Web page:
At the fifth session of the 2017 UQ Architecture lecture series we will hear from Brisbane-based architects Melody Chen of, Atelier Chen Hung as well as Maytree Studios’ Rebecca Caldwell and Emily Juckes.

Today, we focus on Rebecca and Emily who kindly answered a few questions in the lead up to their lecture appearance.

Founder of Maytree Studios Rebecca Caldwell is passionate about creating a practice that offers affordable, sustainable and accessible design services to suit all budgets. She enjoys creating a space where people are valued, listened to and excited about the process of design.

Emily Juckes joined the practice in 2015. With a background in practice and academia, she loves understanding project constraints and finding balanced design solutions. The approach of Maytree Studios is ‘humans first and architects second’.  This mindset infiltrates every aspect of the practice, driving the team to design with greater intent and it underpins their mission to make architecture more accessible. Maytree Studios’ design methodology combines an intelligent use of materials and construction techniques with strong project management systems.

Tell us a little about your background, and what originally led you to architecture?

Bec: As a child, I loved creating space – treehouses, forts, discovering nooks in ruins in my local town and setting up little homes inside them. This desire to create comfortable, loving interiors led me to study interior design and from there I continued on to Architecture at QUT.

Emily: Design and manufacture runs in the family and with an uncle in architecture, I had a fairly natural introduction to the industry.   Being really good at geography and art at school and the guidance counsellor encouraged me to pursue architecture.

Can you give us a little insight into what a normal work day looks like for you?

For both of us – it looks like coffee, cleaning our kid’s breakfast off our clothes and getting to work around 9am (we are a late starting office!). Our office is lively and chatty with great tunes and a bit of karaoke. We’re a small practice doing a range of project types and sizes so our days are always busy and always different. We are constantly juggling client meetings, design work, site visits, business management and following up new leads. Kate and Alisha are our full timers and hold the fort for us which allows us the flexibility to balance family and work commitments.

What are some daily office rituals or habits you employ to enhance your productivity and creativity?

Music, laughter and lots of chat about architecture and life. Our creativity is driven by our wellness – burnt out people can’t create great design so we try and ensure we are refreshed by our environment and our work. We were reminded of this by an outrageously busy end of 2016 and the need to recalibrate and slow down.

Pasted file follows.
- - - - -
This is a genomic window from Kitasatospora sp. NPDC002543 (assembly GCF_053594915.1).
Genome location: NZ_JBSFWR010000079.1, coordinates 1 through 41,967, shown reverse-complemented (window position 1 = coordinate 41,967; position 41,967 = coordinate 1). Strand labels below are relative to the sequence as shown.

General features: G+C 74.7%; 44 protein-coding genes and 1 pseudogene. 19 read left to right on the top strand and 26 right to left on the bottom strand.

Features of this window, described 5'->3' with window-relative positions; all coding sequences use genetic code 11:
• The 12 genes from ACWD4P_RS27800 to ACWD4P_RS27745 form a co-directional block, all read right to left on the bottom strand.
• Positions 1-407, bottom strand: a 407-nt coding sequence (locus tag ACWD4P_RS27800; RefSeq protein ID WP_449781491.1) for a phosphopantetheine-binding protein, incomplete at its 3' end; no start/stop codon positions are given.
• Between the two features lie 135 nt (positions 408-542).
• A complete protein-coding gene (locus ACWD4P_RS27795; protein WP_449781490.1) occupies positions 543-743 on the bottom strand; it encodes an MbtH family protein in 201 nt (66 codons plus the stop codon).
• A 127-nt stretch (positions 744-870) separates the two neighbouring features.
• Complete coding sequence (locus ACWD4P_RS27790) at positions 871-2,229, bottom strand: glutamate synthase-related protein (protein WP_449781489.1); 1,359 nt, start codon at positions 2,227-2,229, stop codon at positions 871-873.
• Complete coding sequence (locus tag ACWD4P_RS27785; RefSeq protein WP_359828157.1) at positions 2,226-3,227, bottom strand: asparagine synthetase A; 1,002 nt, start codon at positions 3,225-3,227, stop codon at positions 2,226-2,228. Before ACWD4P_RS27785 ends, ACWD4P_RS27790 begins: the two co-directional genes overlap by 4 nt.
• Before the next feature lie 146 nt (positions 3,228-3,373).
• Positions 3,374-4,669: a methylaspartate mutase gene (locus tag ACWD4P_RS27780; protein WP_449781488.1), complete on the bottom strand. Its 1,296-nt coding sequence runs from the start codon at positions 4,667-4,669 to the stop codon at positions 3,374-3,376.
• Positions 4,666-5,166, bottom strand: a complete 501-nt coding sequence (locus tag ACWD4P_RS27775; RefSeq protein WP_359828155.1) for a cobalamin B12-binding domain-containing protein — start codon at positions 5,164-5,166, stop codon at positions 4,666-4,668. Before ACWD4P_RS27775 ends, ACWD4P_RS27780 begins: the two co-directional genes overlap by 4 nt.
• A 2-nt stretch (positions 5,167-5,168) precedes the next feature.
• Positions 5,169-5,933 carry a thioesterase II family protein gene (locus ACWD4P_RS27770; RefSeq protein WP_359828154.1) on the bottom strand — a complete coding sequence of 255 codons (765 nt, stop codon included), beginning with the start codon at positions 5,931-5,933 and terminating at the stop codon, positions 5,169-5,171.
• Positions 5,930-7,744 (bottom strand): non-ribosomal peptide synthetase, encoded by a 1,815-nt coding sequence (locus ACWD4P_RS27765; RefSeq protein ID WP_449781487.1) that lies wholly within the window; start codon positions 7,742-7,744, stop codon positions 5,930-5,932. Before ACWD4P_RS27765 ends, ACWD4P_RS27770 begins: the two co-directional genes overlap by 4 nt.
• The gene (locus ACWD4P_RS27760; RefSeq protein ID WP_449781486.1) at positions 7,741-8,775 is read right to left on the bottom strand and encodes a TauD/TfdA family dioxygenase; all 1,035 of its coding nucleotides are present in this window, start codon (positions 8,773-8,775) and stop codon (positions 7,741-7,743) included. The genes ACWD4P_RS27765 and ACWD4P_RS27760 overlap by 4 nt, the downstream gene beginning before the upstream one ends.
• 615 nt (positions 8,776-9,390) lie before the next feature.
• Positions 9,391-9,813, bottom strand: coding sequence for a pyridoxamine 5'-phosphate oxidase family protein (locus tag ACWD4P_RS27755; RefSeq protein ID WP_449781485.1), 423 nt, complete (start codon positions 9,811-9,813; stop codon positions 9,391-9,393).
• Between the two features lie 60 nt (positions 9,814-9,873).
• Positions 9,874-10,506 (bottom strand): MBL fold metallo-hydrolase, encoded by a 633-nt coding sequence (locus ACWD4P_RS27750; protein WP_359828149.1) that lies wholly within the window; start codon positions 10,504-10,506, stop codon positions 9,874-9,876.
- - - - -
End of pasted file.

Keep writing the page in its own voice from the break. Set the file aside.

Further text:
We have a team meeting once a week at a minimum to run through all of our project work and office direction – this lets us field all of our project questions and ideas, learn from each project and team member and pre-empt any projects risks that need to be addressed.

What principles inform your work?

Our practice is about making good design within reach. This means we are accessible in our language, flexible in our service structure and humble in our design approach.

We approach design by thoroughly understanding the constraints, the site and the client. This means every job may look unique, but underpinning each is a sense of responsibility to the existing conditions. Our gauge of a successful project is our client’s feedback rather than a glossy photo. Its great when the two overlap, but our design work will also pursue this measure of success rather than a strong aesthetic or design agenda.

Where do you go for design inspiration?

We love to people watch and observe how successful and unsuccessful spaces are used. We also love the way Instagram allows us to keep our finger on the pulse – following our local and international colleagues and particularly supporting our local friends and seeing their achievements in design.

What has been a career highlight for you so far?

Emily: Designing my own home with my husband Tim Juckes.

Bec: We had a brand relaunch recently and had about 80 guests – clients, family and friends – and seeing everyone gathered and loving our business was a real thrill.

Which Australian or international architecture people, practices, designers or similar do you admire?

So many. From Peter Stutchbury to OMA to MAKE – our taste is as varied as our projects.

What are your top five favourite design books?

Craig Ellwood by Neil Jackson

Old Buildings New Forms by Francoise Bollack

Design Like you Give a Damn edited by Architecture for Humanity

The Australian House Building Manual by Allan Staines

50/60/70 by Karen McCartney

What can attendees to the lecture expect to hear and see?

We love to speak with honesty and humour, so they can expect to see us being very real about practice and its highs and lows.

Photo Credit:
Image 1: Rebecca Caldwell. Photo by Toby Scott.
Image 2: Emily Juckes. Photo by Toby Scott.
Cover Image: Glass House Mountains residence. Photo by Toby Scott.
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